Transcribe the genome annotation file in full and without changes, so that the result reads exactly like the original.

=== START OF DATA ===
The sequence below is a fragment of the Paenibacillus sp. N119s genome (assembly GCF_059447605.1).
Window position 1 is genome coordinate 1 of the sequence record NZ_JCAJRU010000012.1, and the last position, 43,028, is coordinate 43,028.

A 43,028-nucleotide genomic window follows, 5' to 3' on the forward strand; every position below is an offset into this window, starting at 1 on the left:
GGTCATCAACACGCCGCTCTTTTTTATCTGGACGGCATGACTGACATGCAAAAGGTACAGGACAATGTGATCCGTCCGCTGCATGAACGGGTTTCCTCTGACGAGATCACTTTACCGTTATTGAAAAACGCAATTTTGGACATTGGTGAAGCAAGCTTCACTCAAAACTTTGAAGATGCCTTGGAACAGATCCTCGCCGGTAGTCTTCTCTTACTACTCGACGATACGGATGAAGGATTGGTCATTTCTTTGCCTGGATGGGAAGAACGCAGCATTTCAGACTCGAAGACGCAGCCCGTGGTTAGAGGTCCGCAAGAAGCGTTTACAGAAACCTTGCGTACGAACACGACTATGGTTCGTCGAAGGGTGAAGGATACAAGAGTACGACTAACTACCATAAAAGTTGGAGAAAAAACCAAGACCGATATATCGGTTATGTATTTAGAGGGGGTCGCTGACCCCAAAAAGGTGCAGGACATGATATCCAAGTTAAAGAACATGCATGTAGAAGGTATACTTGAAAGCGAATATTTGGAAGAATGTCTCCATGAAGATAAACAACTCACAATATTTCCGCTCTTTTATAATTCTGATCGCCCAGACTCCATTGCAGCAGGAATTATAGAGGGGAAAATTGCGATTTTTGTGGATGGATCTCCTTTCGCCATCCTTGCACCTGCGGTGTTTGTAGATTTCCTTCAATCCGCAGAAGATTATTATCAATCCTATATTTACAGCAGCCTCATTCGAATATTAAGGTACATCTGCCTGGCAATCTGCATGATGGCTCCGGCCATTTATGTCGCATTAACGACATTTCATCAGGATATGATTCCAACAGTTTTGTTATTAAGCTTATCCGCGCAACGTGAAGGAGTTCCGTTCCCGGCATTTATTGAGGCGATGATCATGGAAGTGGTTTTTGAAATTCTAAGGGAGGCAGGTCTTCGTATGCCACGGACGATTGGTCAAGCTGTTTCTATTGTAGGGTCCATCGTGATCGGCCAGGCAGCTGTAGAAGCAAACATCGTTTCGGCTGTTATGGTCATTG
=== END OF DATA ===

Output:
The sequence below is a fragment of the Paenibacillus sp. N119s genome (assembly GCF_059447605.1).
Window position 1 is genome coordinate 1 of the sequence record NZ_JCAJRU010000012.1, and the last position, 43,028, is coordinate 43,028.

A 43,028-nucleotide genomic window follows, 5' to 3' on the forward strand; every position below is an offset into this window, starting at 1 on the left:
GGTCATCAACACGCCGCTCTTTTTTATCTGGACGGCATGACTGACATGCAAAAGGTACAGGACAATGTGATCCGTCCGCTGCATGAACGGGTTTCCTCTGACGAGATCACTTTACCGTTATTGAAAAACGCAATTTTGGACATTGGTGAAGCAAGCTTCACTCAAAACTTTGAAGATGCCTTGGAACAGATCCTCGCCGGTAGTCTTCTCTTACTACTCGACGATACGGATGAAGGATTGGTCATTTCTTTGCCTGGATGGGAAGAACGCAGCATTTCAGACTCGAAGACGCAGCCCGTGGTTAGAGGTCCGCAAGAAGCGTTTACAGAAACCTTGCGTACGAACACGACTATGGTTCGTCGAAGGGTGAAGGATACAAGAGTACGACTAACTACCATAAAAGTTGGAGAAAAAACCAAGACCGATATATCGGTTATGTATTTAGAGGGGGTCGCTGACCCCAAAAAGGTGCAGGACATGATATCCAAGTTAAAGAACATGCATGTAGAAGGTATACTTGAAAGCGAATATTTGGAAGAATGTCTCCATGAAGATAAACAACTCACAATATTTCCGCTCTTTTATAATTCTGATCGCCCAGACTCCATTGCAGCAGGAATTATAGAGGGGAAAATTGCGATTTTTGTGGATGGATCTCCTTTCGCCATCCTTGCACCTGCGGTGTTTGTAGATTTCCTTCAATCCGCAGAAGATTATTATCAATCCTATATTTACAGCAGCCTCATTCGAATATTAAGGTACATCTGCCTGGCAATCTGCATGATGGCTCCGGCCATTTATGTCGCATTAACGACATTTCATCAGGATATGATTCCAACAGTTTTGTTATTAAGCTTATCCGCGCAACGTGAAGGAGTTCCGTTCCCGGCATTTATTGAGGCGATGATCATGGAAGTGGTTTTTGAAATTCTAAGGGAGGCAGGTCTTCGTATGCCACGGACGATTGGTCAAGCTGTTTCTATTGTAGGGTCCATCGTGATCGGCCAGGCAGCTGTAGAAGCAAACATCGTTTCGGCTGTTATGGTCATTG